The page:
Diseases caused by Fungi:
Canker, Poria spiculosa.
This is the most serious disease of all of the hickories. Cankers form around dead branch stubs. These stubs appear to be nearly healed but brown fungus threads may be found in them, and thick, deep callus folds appear and cankers develop as rough circular swellings with depressed centers. This wood-rotting fungus will eventually spread through the tree.
No control is known, but cleaning and scraping the canker and removal of all discolored wood may help. Fertilize trees in the spring and water well during drought to maintain tree vigor.
Anthracnose, Gnomonia caryae.
This disease causes irregular purplish or reddish-brown spots on leaves and these spots may merge to form irregular shaped blotches. Although significant defoliation may occur after cool, wet spring weather, this disease is usually not serious to the health of the tree.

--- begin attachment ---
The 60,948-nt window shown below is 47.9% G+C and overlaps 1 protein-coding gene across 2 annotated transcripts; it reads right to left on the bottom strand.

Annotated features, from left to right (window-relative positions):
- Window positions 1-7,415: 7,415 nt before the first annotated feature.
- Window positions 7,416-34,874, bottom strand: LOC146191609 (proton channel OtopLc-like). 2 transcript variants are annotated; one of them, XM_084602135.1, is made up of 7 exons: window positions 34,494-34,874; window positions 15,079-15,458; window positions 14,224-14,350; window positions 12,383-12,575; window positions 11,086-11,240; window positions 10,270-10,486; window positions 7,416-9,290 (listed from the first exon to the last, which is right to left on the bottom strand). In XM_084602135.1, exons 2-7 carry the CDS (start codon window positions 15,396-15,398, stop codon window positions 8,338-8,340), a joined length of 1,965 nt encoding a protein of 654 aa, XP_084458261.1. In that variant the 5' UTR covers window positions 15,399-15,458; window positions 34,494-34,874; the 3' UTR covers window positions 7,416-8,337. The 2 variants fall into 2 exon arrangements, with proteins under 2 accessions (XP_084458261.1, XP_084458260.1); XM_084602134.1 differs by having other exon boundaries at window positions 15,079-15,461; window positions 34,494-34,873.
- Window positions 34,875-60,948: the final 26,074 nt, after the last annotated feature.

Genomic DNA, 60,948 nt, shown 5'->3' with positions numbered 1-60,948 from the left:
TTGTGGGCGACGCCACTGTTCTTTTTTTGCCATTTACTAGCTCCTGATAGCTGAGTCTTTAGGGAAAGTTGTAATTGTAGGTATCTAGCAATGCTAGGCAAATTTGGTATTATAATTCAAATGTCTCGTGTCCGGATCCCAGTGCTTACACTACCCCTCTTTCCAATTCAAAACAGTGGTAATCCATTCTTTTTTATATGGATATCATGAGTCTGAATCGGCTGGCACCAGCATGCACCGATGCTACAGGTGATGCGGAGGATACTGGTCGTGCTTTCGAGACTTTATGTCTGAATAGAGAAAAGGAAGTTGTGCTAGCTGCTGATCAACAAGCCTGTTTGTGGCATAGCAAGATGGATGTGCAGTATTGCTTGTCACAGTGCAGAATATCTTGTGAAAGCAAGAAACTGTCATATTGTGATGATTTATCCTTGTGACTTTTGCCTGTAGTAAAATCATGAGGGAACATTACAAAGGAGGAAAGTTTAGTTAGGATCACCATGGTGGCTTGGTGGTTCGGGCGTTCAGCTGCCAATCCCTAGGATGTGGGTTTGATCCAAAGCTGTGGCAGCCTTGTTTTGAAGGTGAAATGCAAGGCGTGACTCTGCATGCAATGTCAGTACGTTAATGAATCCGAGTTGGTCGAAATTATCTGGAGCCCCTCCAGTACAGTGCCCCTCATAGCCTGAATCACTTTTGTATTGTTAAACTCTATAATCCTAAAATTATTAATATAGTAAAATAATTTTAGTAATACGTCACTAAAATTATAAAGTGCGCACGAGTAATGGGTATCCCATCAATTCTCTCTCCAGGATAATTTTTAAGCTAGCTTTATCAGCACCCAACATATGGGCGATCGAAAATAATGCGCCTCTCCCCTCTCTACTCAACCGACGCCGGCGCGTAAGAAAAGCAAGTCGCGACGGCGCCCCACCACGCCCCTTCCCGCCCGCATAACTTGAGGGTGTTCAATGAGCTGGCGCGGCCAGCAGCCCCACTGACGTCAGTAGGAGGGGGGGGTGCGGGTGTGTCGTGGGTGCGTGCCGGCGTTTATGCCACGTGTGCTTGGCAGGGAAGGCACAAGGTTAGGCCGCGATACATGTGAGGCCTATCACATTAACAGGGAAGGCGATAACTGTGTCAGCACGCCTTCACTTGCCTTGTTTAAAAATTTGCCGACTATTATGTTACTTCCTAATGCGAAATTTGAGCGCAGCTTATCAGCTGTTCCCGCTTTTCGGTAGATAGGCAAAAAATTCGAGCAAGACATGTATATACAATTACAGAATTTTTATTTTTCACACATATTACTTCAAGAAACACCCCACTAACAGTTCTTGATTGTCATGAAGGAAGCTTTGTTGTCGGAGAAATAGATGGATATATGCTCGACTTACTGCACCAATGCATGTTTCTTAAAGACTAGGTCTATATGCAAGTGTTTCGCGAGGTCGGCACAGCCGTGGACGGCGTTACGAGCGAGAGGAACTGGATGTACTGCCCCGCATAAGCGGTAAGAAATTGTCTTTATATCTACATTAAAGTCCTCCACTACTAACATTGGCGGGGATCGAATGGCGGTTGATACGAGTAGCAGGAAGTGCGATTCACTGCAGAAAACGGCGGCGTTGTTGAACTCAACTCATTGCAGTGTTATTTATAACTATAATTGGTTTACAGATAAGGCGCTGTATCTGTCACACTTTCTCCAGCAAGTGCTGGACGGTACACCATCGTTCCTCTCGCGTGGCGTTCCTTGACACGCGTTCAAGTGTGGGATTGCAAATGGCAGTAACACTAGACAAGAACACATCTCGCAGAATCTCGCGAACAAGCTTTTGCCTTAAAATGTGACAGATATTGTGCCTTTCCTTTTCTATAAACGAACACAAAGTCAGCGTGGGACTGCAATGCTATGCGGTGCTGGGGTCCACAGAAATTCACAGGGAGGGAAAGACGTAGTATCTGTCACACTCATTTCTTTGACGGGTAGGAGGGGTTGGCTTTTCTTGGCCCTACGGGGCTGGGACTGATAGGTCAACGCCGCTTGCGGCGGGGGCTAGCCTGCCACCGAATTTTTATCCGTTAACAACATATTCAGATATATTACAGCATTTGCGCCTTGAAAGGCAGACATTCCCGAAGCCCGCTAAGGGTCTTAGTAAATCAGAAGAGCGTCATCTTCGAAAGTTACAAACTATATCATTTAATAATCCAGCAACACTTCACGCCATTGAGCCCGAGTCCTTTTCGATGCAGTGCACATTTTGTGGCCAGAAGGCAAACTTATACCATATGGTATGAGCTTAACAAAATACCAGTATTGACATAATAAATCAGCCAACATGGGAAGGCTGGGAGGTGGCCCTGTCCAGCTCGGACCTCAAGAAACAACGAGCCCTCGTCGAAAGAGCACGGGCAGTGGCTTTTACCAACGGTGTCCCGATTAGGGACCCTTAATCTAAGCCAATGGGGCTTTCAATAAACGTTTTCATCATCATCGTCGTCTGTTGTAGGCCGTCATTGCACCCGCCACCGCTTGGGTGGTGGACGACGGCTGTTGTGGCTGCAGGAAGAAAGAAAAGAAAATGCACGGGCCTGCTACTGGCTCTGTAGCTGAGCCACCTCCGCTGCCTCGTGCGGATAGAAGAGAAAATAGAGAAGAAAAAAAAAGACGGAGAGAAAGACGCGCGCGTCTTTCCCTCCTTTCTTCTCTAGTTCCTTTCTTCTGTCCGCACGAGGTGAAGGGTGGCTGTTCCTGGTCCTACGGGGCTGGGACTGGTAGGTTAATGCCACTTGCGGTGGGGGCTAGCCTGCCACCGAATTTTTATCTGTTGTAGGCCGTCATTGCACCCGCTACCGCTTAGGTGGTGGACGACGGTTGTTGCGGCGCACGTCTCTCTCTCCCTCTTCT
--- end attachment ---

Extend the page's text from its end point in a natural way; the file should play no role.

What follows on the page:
Rake and dispose of fallen leaves to reduce the chance of infection in the following season. Fertilize trees in the spring and water well during drought to maintain tree vigor. Since this disease is usually not a serious problem for the health of the trees, chemical controls are usually not necessary.
Witches'-broom. Microstroma juglandis.
These are bundles of twigs or small branches, or even very large branches, which resemble a broom. Usually more of a problem in the south, witches' broom at the ends of branches shows most clearly in winter. New leaves in spring are light in color and have the white moldy fruiting phase of the fungus on the underside.